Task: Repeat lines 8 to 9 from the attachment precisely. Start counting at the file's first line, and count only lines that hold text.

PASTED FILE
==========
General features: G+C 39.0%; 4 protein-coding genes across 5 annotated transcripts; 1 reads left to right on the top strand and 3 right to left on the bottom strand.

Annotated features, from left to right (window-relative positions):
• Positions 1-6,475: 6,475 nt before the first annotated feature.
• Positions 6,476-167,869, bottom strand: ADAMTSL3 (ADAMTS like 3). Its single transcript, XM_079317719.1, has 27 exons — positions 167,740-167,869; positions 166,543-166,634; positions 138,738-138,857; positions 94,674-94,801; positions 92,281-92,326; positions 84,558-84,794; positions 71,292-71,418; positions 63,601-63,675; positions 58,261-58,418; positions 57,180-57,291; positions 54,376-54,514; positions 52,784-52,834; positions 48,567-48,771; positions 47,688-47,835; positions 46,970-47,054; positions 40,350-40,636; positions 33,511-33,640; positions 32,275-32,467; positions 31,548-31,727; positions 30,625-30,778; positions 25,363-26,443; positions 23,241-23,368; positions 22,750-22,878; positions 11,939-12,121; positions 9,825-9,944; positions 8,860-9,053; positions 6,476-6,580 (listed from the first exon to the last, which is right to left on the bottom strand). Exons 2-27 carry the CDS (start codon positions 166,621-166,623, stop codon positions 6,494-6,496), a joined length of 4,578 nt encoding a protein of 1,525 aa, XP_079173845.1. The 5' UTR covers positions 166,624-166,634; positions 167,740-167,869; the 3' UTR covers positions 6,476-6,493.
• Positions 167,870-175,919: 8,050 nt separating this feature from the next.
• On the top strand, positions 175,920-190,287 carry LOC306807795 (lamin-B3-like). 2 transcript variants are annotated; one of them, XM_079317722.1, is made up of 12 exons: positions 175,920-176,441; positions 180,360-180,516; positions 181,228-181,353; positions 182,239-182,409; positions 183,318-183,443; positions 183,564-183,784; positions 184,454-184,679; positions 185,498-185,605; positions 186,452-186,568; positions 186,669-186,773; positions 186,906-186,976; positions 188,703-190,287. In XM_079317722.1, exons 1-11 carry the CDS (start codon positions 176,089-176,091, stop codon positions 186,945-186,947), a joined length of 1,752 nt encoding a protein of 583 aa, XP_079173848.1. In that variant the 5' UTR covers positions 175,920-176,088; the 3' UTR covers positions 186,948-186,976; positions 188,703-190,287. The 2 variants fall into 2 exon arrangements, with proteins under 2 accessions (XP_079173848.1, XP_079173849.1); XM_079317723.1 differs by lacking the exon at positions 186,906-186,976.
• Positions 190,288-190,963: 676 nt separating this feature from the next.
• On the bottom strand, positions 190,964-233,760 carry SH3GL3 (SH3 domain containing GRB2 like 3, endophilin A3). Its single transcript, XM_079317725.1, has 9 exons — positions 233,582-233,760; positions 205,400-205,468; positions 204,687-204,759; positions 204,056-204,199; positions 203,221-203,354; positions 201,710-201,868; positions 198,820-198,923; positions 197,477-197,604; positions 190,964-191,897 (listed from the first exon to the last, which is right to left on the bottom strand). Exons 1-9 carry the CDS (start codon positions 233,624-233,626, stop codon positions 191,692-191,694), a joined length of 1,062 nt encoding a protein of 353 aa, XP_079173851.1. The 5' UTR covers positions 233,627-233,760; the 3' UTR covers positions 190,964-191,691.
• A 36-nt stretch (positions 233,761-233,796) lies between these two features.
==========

• On the bottom strand, positions 190,964-233,760 carry SH3GL3 (SH3 domain containing GRB2 like 3, endophilin A3). Its single transcript, XM_079317725.1, has 9 exons — positions 233,582-233,760; positions 205,400-205,468; positions 204,687-204,759; positions 204,056-204,199; positions 203,221-203,354; positions 201,710-201,868; positions 198,820-198,923; positions 197,477-197,604; positions 190,964-191,897 (listed from the first exon to the last, which is right to left on the bottom strand). Exons 1-9 carry the CDS (start codon positions 233,624-233,626, stop codon positions 191,692-191,694), a joined length of 1,062 nt encoding a protein of 353 aa, XP_079173851.1. The 5' UTR covers positions 233,627-233,760; the 3' UTR covers positions 190,964-191,691.
• A 36-nt stretch (positions 233,761-233,796) lies between these two features.